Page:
Andrew has lived all of his life in Bungay and at a very early age showed an interest in cameras and films encouraged by his mother's side of the family.
As he grew older, he also became fascinated with nature and wildlife and with that he always had opportunities to take photos. Not only did he take them but composed the picture in his mind rather than just taking a photo.
The late Mr Jim Jervis who was at one time Andy's teacher recognised his talent and invited Andy to take photos at the opening of "Dinky's Garden" which was made in memory of Mrs Dinky Payne MBE, a champion fundraiser throughout her life. This was the turning point for Andy and as Jim was chairman of the tourism committee, he called on Andy to take any photos required either for leaflets, or publicity. And there are extraordinary shots as you can see in the photo gallery and on this page.
For many years, Mr Frank Honeywood was the Town Recorder. His collection of photos are now in the Bungay Museum and they run into thousands, capturing life and changes occuring in Bungay, sometimes in incredibly awkward positions to get the shot he wanted.
He has also illustrated and written books on Bungay through the ages.
Following Mr Honeywood's retirement, the role fell for a short while on to Mr Albert Thwaites of Bungay Camera Club until his untimely death in April 2011.
When Andrew was appointed Town Recorder it was with great pride that he accepted and he said that he felt it an honour to be of service to the town and to follow in the footsteps of Frank Honeywood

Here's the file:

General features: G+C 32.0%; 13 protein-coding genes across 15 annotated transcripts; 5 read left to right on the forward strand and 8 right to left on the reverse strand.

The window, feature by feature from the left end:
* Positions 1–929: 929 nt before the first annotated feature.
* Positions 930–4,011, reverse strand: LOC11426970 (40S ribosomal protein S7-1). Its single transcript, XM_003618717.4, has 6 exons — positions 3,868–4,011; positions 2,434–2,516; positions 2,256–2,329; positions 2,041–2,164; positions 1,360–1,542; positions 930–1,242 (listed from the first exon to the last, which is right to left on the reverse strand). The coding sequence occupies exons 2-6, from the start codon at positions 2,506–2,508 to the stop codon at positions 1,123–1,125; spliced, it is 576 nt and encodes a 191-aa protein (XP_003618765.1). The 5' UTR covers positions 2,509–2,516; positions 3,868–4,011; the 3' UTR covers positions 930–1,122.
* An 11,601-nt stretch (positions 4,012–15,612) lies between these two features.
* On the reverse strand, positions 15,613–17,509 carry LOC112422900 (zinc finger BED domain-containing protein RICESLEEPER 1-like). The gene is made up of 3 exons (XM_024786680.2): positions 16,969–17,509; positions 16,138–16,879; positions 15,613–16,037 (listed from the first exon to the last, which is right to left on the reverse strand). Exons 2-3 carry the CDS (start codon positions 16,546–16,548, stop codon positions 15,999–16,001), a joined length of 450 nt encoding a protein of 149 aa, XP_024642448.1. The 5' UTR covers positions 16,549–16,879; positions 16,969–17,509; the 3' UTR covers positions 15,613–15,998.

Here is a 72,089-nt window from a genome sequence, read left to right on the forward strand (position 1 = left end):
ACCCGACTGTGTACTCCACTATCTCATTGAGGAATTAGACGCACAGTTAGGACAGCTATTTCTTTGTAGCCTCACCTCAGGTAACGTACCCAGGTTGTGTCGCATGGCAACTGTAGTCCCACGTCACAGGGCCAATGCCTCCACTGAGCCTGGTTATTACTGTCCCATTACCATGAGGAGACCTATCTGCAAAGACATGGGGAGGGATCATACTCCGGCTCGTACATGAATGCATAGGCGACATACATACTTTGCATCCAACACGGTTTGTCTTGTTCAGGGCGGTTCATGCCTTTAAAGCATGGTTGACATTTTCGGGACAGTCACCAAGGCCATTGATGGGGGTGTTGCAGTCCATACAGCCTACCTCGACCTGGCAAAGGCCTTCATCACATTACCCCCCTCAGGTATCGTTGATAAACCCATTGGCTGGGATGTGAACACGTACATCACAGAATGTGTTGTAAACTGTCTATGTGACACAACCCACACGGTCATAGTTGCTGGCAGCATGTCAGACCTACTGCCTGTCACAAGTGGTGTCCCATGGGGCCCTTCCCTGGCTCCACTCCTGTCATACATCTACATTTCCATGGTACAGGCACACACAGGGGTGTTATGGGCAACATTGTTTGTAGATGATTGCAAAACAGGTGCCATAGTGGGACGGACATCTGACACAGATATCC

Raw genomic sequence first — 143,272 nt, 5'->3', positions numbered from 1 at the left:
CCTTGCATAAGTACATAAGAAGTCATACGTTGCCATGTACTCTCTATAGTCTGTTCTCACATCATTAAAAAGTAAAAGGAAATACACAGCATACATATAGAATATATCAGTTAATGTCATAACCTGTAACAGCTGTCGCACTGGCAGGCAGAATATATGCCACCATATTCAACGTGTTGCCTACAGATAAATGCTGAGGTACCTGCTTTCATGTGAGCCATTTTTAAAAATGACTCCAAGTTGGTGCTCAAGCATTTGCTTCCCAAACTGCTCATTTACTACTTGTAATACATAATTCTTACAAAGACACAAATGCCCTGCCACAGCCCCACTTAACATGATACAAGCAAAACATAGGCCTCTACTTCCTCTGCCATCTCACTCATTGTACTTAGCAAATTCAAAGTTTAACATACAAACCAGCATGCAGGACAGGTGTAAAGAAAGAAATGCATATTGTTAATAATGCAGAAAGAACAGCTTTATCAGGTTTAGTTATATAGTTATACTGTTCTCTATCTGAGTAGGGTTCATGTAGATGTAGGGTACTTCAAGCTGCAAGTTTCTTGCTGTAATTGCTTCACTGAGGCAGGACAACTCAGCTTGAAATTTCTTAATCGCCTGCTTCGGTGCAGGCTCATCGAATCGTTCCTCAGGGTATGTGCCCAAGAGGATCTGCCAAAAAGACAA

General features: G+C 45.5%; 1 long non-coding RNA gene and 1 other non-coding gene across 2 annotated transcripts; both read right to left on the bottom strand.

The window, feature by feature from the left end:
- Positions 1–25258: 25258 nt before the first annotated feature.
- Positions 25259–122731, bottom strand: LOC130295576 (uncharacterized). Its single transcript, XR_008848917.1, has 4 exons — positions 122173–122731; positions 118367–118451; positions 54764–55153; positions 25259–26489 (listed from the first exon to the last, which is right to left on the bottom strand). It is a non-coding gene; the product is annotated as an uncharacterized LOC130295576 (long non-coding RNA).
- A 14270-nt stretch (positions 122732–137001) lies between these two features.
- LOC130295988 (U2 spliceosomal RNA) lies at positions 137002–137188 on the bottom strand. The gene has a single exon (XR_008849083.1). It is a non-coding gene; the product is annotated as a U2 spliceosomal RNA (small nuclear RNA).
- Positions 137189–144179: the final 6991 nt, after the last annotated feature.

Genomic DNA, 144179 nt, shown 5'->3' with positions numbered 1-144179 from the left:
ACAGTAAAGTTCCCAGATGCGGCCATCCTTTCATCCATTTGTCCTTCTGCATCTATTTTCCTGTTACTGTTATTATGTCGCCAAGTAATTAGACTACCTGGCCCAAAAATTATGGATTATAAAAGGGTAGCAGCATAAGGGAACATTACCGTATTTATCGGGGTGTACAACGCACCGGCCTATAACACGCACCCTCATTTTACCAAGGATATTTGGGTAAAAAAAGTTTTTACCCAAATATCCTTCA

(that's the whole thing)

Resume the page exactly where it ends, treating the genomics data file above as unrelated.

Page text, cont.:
He is hoping that both the Town Council members and indeed residents will contact him if anything is about to be changed so that both "the old" and "the new" can be recorded. For example if a former public house changes to a residential property.
Andrew works at the former Otter Trust in Earsham. There are many animals there that have been hand-reared and cannot go back to the wild for various reasons so Andy undertakes looking after them and general maintenance of the grounds. This work again provides so many opportunities from photographs of the resident deer, the birds, flowers and the changing seasons.
To the budding photographer Andrew recommends first and foremost:
1) Look through your view finder.
2) Can you take a better picture from a different angle ?
3) Do not just pick up the camera and click but compose the picture in your mind and then change position until you get that final shot
4) You do not need expensive cameras to take a good photo - it is the person behind the camera that controls the shots !!